Michelangelo was a complex, well-rounded artist of many talents who surpassed all his 16th-century peers. However, he was also born into a period favourable to the full forceful deployment of his genius thanks to the spadework of his predecessors. He was also a moody loner and workaholic. Very pious and spiritual, he was not immune to Savonarola’s fundamentalism and it influenced his oeuvre. The Last Judgment neatly illustrates the torment of an artist at death’s door. His many over-muscled macho nudes reflect homosexual tendencies which troubled him deeply and if Renaissance Florence tolerated this sexual orientation, the Vatican did not, thereby further aggravating his inner conflict.
He also was lucky to experience first hand the wealth and freedom of the city’s elite and their lifestyle. The Popes, the Medici, and other prominent families were perfectly suited to their role of art patron, essentially driven by motives of vanity or pleasure for its own sake. This explains the high degree of trust and intimacy in the bonding between artists and their patrons. Of course, artists buttered their bread with commissions and even Michelangelo had to bend to their wishes – witness the tomb of Julius II that went unfinished over some forty years, plus the protracted renegotiations with his heirs.
Since Michelangelo’s time, ‘Medici’, ‘Renaissance’, and ‘Florence’ are inextricably anchored in the collective mind. The Renaissance heralded the rise of reason. It was the triumph of logic, perfection, beauty, and the quest for ideal values. This was the context into which Michelangelo evolved and he would revolutionise art in the 16th century. The Renaissance was no exception to the inevitable bell curve of rise, zenith, and decline. Moreover, the foundation of schools responded to the need for rules and authority symptomatic of any institution that has topped out. As creative drive started tapering off, it was replaced with a set of rules and guidelines. A huge gap arose between the ancient guilds with vested interests or religious obligations and the new academies that were asserting their right to legislate standards for good taste. The Florentine school was founded in 1563 and headed by Vasari. The Renaissance started into the down-slope as Mannerism was getting into its upswing. Generally admitted to be a decadent form of Italian Renaissance art, Mannerism is the baseline for the start of the Late Renaissance. Mannerism took a tangent into France where it evolved into French Classicism.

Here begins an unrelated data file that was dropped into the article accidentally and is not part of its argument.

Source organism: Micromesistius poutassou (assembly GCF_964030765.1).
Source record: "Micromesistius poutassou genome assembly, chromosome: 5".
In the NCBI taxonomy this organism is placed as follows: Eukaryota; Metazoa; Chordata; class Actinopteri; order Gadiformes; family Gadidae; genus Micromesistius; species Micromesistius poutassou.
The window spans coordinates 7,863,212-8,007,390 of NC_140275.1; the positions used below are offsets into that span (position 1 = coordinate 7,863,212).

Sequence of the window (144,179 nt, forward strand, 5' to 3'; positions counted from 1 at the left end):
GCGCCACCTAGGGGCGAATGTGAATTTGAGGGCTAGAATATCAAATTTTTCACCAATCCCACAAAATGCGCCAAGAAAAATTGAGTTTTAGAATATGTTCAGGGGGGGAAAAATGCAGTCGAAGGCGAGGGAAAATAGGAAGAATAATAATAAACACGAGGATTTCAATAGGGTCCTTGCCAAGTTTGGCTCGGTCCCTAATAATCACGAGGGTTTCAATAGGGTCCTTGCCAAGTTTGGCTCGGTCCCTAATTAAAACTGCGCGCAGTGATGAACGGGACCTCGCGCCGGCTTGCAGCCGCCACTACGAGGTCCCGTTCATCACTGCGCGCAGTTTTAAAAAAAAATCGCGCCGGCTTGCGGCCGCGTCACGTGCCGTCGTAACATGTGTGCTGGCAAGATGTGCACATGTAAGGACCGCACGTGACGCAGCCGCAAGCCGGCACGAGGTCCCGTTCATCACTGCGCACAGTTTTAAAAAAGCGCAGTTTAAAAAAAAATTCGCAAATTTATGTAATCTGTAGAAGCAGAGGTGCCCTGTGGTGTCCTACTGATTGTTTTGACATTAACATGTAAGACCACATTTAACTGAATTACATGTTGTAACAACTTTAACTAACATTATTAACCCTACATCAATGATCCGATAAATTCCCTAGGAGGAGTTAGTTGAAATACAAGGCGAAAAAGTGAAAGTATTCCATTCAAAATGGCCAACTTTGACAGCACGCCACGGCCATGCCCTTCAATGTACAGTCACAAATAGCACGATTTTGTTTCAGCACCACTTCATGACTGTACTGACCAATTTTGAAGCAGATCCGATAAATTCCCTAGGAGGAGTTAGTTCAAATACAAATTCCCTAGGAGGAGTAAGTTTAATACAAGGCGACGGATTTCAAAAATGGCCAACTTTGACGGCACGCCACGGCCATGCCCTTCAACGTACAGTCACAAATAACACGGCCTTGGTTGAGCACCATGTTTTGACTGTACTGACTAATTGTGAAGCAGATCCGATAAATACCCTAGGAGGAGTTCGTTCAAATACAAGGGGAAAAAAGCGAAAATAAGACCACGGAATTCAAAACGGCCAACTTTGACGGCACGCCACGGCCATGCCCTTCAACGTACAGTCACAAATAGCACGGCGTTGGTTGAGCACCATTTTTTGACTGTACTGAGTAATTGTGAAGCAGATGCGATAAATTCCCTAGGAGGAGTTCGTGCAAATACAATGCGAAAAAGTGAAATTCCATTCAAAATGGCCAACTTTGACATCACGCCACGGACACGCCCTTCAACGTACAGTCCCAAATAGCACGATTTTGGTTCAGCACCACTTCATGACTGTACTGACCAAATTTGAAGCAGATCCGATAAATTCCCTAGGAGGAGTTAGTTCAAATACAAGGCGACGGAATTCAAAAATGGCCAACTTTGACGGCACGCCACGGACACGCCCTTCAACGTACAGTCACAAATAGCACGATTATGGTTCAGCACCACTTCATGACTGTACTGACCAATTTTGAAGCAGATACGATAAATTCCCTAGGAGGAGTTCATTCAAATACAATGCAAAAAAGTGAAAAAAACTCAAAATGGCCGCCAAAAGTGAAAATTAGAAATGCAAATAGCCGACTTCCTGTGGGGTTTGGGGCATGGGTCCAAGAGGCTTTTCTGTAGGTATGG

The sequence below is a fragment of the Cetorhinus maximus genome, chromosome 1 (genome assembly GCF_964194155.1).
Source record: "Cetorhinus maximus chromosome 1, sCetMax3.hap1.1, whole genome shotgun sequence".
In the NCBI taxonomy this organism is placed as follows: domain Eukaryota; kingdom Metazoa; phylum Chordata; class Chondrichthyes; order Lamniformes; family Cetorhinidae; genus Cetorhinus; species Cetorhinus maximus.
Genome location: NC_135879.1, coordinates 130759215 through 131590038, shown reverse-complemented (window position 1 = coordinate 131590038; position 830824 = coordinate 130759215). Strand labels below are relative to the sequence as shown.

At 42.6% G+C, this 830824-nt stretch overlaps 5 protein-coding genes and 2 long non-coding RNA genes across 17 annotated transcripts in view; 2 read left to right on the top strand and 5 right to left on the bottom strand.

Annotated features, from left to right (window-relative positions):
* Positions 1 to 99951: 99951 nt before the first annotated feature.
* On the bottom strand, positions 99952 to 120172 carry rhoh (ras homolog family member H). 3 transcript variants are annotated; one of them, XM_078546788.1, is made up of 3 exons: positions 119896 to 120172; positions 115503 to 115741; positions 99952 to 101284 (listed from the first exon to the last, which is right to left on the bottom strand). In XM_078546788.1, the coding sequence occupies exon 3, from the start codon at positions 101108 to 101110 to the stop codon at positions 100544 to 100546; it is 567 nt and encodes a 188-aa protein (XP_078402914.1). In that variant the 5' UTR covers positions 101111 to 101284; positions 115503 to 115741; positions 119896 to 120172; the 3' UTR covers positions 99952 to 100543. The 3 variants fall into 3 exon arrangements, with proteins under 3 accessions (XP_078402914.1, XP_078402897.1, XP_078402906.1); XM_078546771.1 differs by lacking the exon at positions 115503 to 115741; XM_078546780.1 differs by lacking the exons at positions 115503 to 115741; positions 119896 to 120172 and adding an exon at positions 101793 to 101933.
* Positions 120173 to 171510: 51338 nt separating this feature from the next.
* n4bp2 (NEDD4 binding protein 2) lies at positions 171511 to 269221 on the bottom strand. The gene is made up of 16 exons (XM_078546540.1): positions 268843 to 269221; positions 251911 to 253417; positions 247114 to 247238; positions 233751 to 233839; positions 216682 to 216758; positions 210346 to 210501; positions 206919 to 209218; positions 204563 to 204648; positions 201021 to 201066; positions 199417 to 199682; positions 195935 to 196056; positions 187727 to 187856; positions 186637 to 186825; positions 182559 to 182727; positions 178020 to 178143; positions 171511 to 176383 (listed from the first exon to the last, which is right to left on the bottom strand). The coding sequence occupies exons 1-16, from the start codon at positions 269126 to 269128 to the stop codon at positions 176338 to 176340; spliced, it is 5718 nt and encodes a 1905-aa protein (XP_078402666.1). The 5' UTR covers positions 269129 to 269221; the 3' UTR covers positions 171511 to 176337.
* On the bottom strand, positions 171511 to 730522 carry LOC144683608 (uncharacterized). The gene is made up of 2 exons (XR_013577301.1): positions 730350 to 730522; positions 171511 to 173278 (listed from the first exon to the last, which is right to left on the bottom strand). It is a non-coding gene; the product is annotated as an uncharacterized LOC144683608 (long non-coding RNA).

In the late 15th century, Savonarola fought lust and libertine morals in a bid to steer Florentine civil society and the clergy back into acceptable standards of morality, a task that fell to the Vatican in the last half of the 16th century. Early in that century, Julius II wanted to tear down St Peter’s Basilica and commissioned Bramante to rebuild it, a project he financed through sale of indulgences only to attract all the fury of Martin Luther. In 1517, Luther’s 95 Theses threw Catholicism into a crisis which became the Reformation. Paul III responded by convening the Council of Trent in 1534 that launched the Counter-Reformation. By 1563, the Council had hammered out a decree for a cleaner church and government. Meanwhile, the Society of Jesus was founded as an arm of the papacy and it enabled development of a new emotionally charged art form called ‘Baroque’ or ‘Jesuit’ art. It thrived throughout the 17th century and was intended to stimulate a mystical approach to God (the term ‘Baroque’ first appeared only in the 19th century). Baroque is the art of sensory overload: it is a mix of wild imagination, boldness, eccentricity, luxuriant decors, hallucination, and sensuality. Michelangelo himself initiated this with his contorted torsos, action poses, and wide palette of colours. Based in Rome, Baroque became the official style of the Counter-Reformation; two leading artists of this period are Gian Lorenzo Bernini and Francesco Borromini. Despite Bernini’s high reputation, King Louis XIV and his finance minister Jean-Baptiste Colbert abandoned a costly project to have him rebuild part of the Louvre in Paris that had caught fire – after the artist had come to France. Cost aside, neither Frenchman wanted an art style that matched Vatican blessing and the French sovereign did not like to share the spotlight. As a result, Baroque never took hold in France but then again this art style disorients the ration-based balance-seeking Cartesian mindset of the French anyhow. Baroque is too playful and perhaps even pathologically imaginative.